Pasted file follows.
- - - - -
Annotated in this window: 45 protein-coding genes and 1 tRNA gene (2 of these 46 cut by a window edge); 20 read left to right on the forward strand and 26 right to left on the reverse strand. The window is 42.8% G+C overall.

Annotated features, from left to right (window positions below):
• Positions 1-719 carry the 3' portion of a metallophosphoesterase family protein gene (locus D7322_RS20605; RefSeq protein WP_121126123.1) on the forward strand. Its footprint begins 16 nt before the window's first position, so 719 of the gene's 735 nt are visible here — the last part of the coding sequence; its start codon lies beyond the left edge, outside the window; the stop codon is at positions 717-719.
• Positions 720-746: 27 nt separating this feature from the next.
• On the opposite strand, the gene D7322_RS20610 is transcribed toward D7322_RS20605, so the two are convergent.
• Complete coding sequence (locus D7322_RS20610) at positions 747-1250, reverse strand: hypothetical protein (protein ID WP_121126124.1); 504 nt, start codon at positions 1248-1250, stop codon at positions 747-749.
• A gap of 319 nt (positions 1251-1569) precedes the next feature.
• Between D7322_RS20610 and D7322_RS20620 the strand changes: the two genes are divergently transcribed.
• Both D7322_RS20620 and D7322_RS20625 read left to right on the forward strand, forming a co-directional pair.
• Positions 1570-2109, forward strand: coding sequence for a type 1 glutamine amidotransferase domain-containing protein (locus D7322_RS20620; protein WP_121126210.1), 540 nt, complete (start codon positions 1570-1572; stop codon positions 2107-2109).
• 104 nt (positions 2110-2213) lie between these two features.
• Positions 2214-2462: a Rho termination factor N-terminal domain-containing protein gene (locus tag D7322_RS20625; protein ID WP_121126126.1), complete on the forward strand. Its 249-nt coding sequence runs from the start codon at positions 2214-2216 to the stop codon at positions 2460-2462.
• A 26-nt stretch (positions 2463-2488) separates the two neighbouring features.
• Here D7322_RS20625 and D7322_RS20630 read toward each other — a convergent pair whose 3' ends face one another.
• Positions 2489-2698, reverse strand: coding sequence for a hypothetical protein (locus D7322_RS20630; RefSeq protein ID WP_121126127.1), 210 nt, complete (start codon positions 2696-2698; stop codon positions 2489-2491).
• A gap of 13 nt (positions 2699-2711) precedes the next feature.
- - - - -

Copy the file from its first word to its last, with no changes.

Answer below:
Annotated in this window: 45 protein-coding genes and 1 tRNA gene (2 of these 46 cut by a window edge); 20 read left to right on the forward strand and 26 right to left on the reverse strand. The window is 42.8% G+C overall.

Annotated features, from left to right (window positions below):
• Positions 1-719 carry the 3' portion of a metallophosphoesterase family protein gene (locus D7322_RS20605; RefSeq protein WP_121126123.1) on the forward strand. Its footprint begins 16 nt before the window's first position, so 719 of the gene's 735 nt are visible here — the last part of the coding sequence; its start codon lies beyond the left edge, outside the window; the stop codon is at positions 717-719.
• Positions 720-746: 27 nt separating this feature from the next.
• On the opposite strand, the gene D7322_RS20610 is transcribed toward D7322_RS20605, so the two are convergent.
• Complete coding sequence (locus D7322_RS20610) at positions 747-1250, reverse strand: hypothetical protein (protein ID WP_121126124.1); 504 nt, start codon at positions 1248-1250, stop codon at positions 747-749.
• A gap of 319 nt (positions 1251-1569) precedes the next feature.
• Between D7322_RS20610 and D7322_RS20620 the strand changes: the two genes are divergently transcribed.
• Both D7322_RS20620 and D7322_RS20625 read left to right on the forward strand, forming a co-directional pair.
• Positions 1570-2109, forward strand: coding sequence for a type 1 glutamine amidotransferase domain-containing protein (locus D7322_RS20620; protein WP_121126210.1), 540 nt, complete (start codon positions 1570-1572; stop codon positions 2107-2109).
• 104 nt (positions 2110-2213) lie between these two features.
• Positions 2214-2462: a Rho termination factor N-terminal domain-containing protein gene (locus tag D7322_RS20625; protein ID WP_121126126.1), complete on the forward strand. Its 249-nt coding sequence runs from the start codon at positions 2214-2216 to the stop codon at positions 2460-2462.
• A 26-nt stretch (positions 2463-2488) separates the two neighbouring features.
• Here D7322_RS20625 and D7322_RS20630 read toward each other — a convergent pair whose 3' ends face one another.
• Positions 2489-2698, reverse strand: coding sequence for a hypothetical protein (locus D7322_RS20630; RefSeq protein ID WP_121126127.1), 210 nt, complete (start codon positions 2696-2698; stop codon positions 2489-2491).
• A gap of 13 nt (positions 2699-2711) precedes the next feature.